The turkey vulture (Cathartes aura), a historic resident of Pennsylvania, and the black vulture (Coragyps atratus), a recent immigrant, are present in the state throughout the year. Turkey vultures have become increasingly abundant throughout the Northeast and black vultures have extended their range northward into Maryland, Delaware, New Jersey, and Pennsylvania during the past 50 years. Property damage and nuisance problems have been attributed to both species. Livestock predation problems have been attributed to black vultures, and both species jeopardize aircraft safety when in or around airport environments and are involved in wildlife-aircraft collisions (bird strikes).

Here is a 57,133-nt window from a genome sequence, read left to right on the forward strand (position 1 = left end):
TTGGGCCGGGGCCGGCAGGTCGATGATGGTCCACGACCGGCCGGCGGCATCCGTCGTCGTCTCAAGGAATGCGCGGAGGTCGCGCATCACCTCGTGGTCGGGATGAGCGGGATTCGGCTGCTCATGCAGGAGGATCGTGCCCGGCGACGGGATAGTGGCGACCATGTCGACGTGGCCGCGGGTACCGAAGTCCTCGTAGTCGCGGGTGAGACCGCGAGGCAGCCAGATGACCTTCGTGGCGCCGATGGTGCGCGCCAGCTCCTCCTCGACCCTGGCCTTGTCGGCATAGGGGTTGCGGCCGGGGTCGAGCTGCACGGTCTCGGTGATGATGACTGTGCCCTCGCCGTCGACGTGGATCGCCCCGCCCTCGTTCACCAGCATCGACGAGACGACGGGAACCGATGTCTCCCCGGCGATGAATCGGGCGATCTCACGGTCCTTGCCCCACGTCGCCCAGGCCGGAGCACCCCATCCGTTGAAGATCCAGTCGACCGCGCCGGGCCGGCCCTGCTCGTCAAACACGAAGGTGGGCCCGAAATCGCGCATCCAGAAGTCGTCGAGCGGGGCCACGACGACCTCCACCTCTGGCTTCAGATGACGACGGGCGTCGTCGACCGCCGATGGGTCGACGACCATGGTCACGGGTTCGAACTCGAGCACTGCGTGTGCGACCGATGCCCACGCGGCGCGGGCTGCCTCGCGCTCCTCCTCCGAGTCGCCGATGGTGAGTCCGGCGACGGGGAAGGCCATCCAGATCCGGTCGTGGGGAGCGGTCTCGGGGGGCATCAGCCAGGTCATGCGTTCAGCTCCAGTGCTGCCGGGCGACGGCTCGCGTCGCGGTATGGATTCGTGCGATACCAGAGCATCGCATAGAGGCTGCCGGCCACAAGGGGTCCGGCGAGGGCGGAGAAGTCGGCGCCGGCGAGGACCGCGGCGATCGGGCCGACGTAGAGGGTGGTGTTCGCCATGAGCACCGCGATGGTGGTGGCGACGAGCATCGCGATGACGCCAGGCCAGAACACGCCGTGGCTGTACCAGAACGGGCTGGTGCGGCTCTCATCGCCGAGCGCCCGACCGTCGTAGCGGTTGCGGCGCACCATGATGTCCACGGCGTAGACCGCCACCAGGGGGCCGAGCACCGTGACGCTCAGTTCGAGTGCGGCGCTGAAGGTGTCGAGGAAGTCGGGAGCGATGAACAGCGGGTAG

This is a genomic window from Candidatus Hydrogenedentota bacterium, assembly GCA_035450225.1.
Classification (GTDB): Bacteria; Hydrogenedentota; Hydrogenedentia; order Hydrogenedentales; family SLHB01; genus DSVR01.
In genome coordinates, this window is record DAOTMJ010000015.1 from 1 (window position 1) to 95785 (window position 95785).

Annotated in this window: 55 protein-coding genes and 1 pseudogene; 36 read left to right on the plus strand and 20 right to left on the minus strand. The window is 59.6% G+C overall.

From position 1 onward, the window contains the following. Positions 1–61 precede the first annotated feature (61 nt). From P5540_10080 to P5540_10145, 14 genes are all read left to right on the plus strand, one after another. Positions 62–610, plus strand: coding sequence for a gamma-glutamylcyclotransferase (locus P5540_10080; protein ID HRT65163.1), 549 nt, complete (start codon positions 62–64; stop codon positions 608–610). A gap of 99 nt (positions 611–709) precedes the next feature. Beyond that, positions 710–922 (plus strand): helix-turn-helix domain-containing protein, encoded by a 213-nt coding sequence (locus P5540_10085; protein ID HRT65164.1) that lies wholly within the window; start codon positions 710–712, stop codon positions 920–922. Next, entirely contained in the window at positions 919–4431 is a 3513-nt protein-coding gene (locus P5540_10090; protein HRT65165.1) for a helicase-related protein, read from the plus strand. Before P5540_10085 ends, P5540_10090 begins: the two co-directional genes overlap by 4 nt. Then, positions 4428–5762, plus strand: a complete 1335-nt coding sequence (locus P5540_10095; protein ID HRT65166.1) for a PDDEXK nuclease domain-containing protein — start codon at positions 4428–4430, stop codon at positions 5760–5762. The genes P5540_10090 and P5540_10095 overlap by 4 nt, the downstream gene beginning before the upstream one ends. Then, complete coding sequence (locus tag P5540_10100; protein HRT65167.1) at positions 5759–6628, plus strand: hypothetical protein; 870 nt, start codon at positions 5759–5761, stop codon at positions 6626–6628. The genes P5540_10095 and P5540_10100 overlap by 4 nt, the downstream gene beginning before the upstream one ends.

The turkey vulture is the larger of the two species, with an average weight of four pounds and a wingspan up to six feet. It is predominantly dark brown-black with a featherless, bright red (adult) or brown (juvenile) head and a relatively long, narrow tail. The undersides of the wings are gray except along the leading edges, which are black. The black vulture weighs less than four pounds and has a wingspan of less than five feet. It is also predominantly black including a dark gray to black head (juvenile and adult).
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